Since January 1990, FDA has received 102 reports of head and body entrapment incidents involving hospital bed side rails. The 68 deaths, 22 injuries, and 12 entrapments without injury occurred in hospitals, long-term care facilities, and private homes. Read this article from the New York Times.
All reported entrapment occurred in one of the following ways:
All deaths involved entrapment of the head, neck, or thorax, while most injuries involved fractures, cuts, and abrasions to the extremities. Although an entrapment did occur in a patient two years of age, the majority of the deaths and injuries involved elderly patients. Patients at high risk for entrapment include those with pre-existing conditions such as confusion, restlessness, lack of muscle control, or a combination of these factors.
The FDA recommends the following actions to prevent deaths and injuries from entrapment in hospital bed side rails:
Inspect all hospital bed frames, bed side rails, and mattresses as part of a regular maintenance program to identify areas of possible entrapment. Regardless of mattress width, length, and/or depth, alignment of the bed frame, bed side rail, and mattress should leave no gap wide enough to entrap a patient’s head or body.
Be aware that gaps can be created by movement or compression of the mattress which may be caused by patient weight, patient movement, or bed position.
Be alert to replacement mattresses and bed side rails with dimensions different than the original equipment supplied or specified by the bed frame manufacturer.(4) Not all bed side rails, mattresses, and bed frames are interchangeable. Variation in bed side rail design and thickness and/or density of the mattress may affect the potential for entrapment. When bed side rails and mattresses are purchased separately from the bed frame, check with the manufacturer(s) to make sure the bed side rails, mattress, and bed frame are compatible.
Check bed side rails for proper installation using the manufacturer’s instructions to ensure a proper fit (e.g., avoid bowing, ensure proper distance from the headboard and footboard).
Additional safety measures should be considered for patients identified as high risk for entrapment. Such patients include those with altered mental status (organic or medication related) or general restlessness. Increased risk also occurs when the patient’s size and/or weight are inappropriate for the bed’s dimensions. Bed side rail protective barriers may be used to close off open spaces in which these patients might accidently become entrapped. Follow the healthcare facility’s procedures and/or manufacturers’ recommendations/specifications for installing and maintaining bed side rail protective barriers for the particular bed frame and bedside rails used.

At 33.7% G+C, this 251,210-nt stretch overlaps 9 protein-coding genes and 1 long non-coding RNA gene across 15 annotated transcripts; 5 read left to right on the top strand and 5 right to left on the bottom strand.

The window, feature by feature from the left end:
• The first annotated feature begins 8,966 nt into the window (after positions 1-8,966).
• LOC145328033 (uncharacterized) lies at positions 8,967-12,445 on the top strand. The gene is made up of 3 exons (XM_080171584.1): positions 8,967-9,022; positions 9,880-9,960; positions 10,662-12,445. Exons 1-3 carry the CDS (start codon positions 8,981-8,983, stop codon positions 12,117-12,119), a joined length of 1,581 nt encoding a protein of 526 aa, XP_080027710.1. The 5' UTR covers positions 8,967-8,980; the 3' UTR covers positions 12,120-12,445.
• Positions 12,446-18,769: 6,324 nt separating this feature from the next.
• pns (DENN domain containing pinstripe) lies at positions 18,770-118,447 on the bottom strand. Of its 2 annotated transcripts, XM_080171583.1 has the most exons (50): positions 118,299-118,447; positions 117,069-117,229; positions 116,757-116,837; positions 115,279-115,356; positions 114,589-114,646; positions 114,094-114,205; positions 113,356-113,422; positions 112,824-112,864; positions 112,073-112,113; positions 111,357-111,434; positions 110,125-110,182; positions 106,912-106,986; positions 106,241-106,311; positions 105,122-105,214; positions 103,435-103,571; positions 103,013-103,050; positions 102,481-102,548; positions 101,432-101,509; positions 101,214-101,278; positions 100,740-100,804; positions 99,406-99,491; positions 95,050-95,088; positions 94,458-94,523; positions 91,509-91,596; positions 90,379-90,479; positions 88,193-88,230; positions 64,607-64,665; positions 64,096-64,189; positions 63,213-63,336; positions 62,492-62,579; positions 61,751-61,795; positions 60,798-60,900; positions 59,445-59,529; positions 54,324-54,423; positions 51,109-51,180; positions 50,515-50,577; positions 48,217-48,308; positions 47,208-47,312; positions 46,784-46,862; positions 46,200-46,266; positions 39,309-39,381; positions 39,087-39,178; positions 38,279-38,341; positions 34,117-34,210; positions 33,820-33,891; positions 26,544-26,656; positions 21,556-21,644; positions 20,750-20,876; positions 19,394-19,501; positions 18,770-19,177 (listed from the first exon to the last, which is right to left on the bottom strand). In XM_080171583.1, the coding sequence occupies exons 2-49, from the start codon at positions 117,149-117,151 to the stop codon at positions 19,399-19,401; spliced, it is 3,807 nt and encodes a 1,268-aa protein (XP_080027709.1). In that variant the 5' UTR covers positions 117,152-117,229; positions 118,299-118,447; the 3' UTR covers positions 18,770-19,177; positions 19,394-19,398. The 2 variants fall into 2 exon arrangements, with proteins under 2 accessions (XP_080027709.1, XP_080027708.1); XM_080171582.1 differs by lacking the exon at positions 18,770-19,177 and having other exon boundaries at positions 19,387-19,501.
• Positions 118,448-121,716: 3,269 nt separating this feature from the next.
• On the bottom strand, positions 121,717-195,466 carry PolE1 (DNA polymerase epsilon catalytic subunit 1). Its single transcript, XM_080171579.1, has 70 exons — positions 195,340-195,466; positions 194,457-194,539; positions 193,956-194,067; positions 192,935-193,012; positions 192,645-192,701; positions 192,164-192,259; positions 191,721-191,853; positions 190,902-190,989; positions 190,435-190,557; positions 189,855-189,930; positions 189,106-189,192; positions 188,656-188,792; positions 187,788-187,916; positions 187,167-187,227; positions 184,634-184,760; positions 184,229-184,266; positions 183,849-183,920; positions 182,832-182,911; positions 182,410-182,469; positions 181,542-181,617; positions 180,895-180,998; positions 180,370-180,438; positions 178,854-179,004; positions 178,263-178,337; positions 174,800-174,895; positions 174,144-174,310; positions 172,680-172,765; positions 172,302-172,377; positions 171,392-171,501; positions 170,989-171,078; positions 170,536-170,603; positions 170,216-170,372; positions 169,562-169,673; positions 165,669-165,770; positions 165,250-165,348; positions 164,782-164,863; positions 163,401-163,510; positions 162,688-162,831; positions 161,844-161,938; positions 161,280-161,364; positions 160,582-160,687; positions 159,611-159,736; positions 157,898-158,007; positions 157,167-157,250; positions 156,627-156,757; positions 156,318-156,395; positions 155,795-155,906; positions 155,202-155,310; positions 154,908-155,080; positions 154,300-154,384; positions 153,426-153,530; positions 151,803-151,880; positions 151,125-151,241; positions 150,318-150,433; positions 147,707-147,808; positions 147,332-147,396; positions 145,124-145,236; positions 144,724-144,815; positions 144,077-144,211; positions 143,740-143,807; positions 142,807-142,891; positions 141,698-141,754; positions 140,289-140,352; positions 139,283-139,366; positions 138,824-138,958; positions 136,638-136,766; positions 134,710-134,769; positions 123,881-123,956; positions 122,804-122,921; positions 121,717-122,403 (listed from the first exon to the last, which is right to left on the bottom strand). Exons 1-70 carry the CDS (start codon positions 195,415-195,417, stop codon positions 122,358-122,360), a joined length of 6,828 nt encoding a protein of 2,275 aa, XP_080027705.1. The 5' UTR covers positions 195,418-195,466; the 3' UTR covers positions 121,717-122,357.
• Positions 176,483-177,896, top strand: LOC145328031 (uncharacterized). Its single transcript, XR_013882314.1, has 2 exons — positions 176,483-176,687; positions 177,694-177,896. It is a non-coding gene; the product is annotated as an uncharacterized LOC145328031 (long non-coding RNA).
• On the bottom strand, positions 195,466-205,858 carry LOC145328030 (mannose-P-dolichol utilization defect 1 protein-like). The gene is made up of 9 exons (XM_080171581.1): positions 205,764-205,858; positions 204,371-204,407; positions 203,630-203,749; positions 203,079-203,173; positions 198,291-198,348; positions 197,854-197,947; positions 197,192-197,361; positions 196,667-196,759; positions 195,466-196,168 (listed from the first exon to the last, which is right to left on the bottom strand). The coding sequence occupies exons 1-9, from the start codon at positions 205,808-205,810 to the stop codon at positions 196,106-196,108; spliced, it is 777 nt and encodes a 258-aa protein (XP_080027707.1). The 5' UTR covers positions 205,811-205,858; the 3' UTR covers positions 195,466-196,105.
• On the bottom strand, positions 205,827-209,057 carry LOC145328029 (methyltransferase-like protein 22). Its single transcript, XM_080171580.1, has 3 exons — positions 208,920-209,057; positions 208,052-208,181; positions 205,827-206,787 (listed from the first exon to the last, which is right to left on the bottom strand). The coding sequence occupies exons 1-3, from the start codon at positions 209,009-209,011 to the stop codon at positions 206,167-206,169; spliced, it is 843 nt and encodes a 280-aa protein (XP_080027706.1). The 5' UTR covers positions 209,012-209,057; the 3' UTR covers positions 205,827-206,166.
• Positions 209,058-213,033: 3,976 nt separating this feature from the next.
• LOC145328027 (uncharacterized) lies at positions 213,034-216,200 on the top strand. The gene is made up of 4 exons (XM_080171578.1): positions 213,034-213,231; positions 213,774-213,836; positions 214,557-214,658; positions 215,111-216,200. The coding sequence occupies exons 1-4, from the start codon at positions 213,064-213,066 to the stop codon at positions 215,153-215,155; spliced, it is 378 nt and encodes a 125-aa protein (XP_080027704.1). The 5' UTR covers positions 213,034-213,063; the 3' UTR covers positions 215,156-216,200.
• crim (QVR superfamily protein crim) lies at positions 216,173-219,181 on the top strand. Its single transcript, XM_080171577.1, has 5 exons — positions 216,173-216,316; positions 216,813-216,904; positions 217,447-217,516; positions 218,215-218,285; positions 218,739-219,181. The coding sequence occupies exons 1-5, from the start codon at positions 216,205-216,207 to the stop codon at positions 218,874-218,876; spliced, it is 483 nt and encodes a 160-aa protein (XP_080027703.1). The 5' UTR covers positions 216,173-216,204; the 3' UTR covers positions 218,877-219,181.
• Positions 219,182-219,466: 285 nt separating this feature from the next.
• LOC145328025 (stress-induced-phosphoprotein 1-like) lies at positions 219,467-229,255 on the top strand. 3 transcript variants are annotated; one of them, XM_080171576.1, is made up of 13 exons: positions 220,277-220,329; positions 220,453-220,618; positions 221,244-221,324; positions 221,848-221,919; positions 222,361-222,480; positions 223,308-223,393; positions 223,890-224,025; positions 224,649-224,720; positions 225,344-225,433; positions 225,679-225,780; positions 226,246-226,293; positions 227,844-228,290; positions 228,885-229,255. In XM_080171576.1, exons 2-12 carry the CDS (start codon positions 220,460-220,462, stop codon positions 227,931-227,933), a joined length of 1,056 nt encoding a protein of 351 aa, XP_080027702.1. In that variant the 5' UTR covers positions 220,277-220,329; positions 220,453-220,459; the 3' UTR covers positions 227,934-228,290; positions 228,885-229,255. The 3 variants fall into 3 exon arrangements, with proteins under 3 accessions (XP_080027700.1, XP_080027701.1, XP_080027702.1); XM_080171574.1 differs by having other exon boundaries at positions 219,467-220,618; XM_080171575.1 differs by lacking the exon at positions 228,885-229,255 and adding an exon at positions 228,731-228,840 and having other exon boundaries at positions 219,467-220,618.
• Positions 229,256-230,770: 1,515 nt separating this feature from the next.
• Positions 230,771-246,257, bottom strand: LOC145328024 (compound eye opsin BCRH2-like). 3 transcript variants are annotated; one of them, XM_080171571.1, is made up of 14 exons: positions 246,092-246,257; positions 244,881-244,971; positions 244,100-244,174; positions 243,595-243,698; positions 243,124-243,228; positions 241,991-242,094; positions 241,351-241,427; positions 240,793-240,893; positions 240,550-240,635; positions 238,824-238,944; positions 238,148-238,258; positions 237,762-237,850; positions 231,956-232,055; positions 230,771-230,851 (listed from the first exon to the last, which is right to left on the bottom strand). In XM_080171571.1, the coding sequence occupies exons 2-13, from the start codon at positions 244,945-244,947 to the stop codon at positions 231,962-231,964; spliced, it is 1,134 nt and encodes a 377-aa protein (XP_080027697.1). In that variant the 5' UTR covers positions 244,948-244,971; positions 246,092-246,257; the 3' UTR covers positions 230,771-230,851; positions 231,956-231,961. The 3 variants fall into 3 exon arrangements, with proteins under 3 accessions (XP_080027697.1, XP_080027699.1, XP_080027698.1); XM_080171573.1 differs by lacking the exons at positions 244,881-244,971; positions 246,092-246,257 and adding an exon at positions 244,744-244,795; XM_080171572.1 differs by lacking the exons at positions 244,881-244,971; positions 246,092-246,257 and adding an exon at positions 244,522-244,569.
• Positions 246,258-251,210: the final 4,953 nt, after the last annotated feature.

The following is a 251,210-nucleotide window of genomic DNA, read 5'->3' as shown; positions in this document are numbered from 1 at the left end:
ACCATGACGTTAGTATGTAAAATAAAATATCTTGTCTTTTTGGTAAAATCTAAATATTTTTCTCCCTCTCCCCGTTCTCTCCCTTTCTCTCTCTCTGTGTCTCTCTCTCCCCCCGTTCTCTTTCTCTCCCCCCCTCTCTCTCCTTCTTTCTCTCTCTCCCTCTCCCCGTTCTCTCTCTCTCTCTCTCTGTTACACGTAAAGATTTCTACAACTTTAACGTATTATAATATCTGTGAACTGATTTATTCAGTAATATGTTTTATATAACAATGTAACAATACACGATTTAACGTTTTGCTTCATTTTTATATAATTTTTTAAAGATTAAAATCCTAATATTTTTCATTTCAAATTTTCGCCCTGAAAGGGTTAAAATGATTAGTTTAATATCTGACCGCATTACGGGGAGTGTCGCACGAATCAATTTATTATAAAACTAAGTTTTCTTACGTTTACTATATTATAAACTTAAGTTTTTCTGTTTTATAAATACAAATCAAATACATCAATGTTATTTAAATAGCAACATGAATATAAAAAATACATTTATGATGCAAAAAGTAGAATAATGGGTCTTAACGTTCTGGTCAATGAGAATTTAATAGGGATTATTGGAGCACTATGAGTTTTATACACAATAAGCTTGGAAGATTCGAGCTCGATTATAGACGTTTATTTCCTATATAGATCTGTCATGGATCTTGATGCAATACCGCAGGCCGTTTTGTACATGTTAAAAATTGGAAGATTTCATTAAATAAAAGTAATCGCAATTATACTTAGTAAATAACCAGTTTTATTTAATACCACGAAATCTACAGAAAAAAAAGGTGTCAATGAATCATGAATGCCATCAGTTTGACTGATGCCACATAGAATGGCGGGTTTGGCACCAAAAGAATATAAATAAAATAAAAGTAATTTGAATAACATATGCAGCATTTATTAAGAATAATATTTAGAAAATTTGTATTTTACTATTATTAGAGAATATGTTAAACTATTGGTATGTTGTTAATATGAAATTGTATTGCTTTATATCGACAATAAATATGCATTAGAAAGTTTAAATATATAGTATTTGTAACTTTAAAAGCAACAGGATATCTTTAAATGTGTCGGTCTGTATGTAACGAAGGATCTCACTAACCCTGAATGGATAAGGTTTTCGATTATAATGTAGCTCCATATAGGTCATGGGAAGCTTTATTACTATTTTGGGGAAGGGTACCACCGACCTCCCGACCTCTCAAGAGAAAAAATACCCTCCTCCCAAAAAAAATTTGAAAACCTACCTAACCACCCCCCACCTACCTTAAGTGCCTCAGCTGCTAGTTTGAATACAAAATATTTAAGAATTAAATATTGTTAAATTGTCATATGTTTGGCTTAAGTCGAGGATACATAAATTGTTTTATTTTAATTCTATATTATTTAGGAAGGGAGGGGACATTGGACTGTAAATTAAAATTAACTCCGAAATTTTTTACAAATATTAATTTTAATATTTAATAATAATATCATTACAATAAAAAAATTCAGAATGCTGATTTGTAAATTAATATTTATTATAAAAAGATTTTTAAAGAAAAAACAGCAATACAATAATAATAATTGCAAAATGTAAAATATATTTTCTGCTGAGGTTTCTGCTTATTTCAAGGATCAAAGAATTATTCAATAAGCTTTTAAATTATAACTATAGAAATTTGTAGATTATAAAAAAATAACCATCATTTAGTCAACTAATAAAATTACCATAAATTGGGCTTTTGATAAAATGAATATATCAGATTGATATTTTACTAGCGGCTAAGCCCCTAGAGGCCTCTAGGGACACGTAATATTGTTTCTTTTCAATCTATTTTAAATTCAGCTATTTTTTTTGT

Bed side rails should not be used as a substitute for patient protective restraints. Patients who need a protective restraint, such as a vest or wrist/leg device, must be monitored frequently while wearing it.(5) If a protective restraint is used, follow your facility’s protocol and the restraint manufacturer’s instructions for proper use, in addition to the federal, state, and local regulations regarding the use of protective restraints.
FDA is interested in receiving reports concerning problems with hospital bed frames, bed side rails, mattresses, and any other medical device. The Safe Medical Devices Act of 1990 (SMDA) requires hospitals and other user facilities to report deaths, serious illnesses, and injuries associated with the use of medical devices. Healthcare workers should follow the procedures established by their healthcare facility for such mandatory reporting. Practitioners who become aware of any adverse event (i.e., death, serious illness, or injury) that may be related to a medical device product problem or malfunction should report it to their facility’s contact person who is responsible for reporting these events to the FDA.
SleepSafe® Beds are registered and listed with the FDA.
1. U.S. Consumer Product Safety Commission, National Injury Information Clearinghouse, January 1994 – July 1995. 2. Great Britain Medical Devices Directorate. “Use of Hospital Bed Safety Sides and Side Rails,” London: Department of Health, January 1994.
3. Health and Welfare Canada, Health Protection Branch. Medical Devices Alert No. 107, “Hazards with Hospital Bed Split Side Rails.”
4. Roy, D. “Beds and Side Rails: How Safe are They?” Dimensions in Health Service, 67(4):10,14, May 1990.
5. Department of Health and Human Services, Food and Drug Administration Safety Alert “Potential Hazards With Restraint Devices,” July 15, 1992.